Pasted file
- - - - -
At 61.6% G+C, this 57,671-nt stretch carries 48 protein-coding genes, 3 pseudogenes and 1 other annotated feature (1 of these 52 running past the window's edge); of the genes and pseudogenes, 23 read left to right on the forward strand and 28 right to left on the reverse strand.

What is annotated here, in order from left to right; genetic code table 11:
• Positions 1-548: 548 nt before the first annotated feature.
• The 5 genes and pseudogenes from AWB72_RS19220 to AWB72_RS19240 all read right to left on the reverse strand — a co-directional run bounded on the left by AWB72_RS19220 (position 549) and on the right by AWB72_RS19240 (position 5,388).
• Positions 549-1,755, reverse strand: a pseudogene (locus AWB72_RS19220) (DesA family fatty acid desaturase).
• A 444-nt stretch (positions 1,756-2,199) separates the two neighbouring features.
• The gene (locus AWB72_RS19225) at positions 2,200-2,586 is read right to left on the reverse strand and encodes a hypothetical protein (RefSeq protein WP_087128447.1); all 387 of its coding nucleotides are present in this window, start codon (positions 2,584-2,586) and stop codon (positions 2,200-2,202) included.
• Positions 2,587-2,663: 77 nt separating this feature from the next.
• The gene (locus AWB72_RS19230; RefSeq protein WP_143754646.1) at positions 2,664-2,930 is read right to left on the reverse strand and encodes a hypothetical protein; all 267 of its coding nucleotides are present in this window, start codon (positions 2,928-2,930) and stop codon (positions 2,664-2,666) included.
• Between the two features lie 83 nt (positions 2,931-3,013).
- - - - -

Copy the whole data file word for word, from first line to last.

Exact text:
At 61.6% G+C, this 57,671-nt stretch carries 48 protein-coding genes, 3 pseudogenes and 1 other annotated feature (1 of these 52 running past the window's edge); of the genes and pseudogenes, 23 read left to right on the forward strand and 28 right to left on the reverse strand.

What is annotated here, in order from left to right; genetic code table 11:
• Positions 1-548: 548 nt before the first annotated feature.
• The 5 genes and pseudogenes from AWB72_RS19220 to AWB72_RS19240 all read right to left on the reverse strand — a co-directional run bounded on the left by AWB72_RS19220 (position 549) and on the right by AWB72_RS19240 (position 5,388).
• Positions 549-1,755, reverse strand: a pseudogene (locus AWB72_RS19220) (DesA family fatty acid desaturase).
• A 444-nt stretch (positions 1,756-2,199) separates the two neighbouring features.
• The gene (locus AWB72_RS19225) at positions 2,200-2,586 is read right to left on the reverse strand and encodes a hypothetical protein (RefSeq protein WP_087128447.1); all 387 of its coding nucleotides are present in this window, start codon (positions 2,584-2,586) and stop codon (positions 2,200-2,202) included.
• Positions 2,587-2,663: 77 nt separating this feature from the next.
• The gene (locus AWB72_RS19230; RefSeq protein WP_143754646.1) at positions 2,664-2,930 is read right to left on the reverse strand and encodes a hypothetical protein; all 267 of its coding nucleotides are present in this window, start codon (positions 2,928-2,930) and stop codon (positions 2,664-2,666) included.
• Between the two features lie 83 nt (positions 2,931-3,013).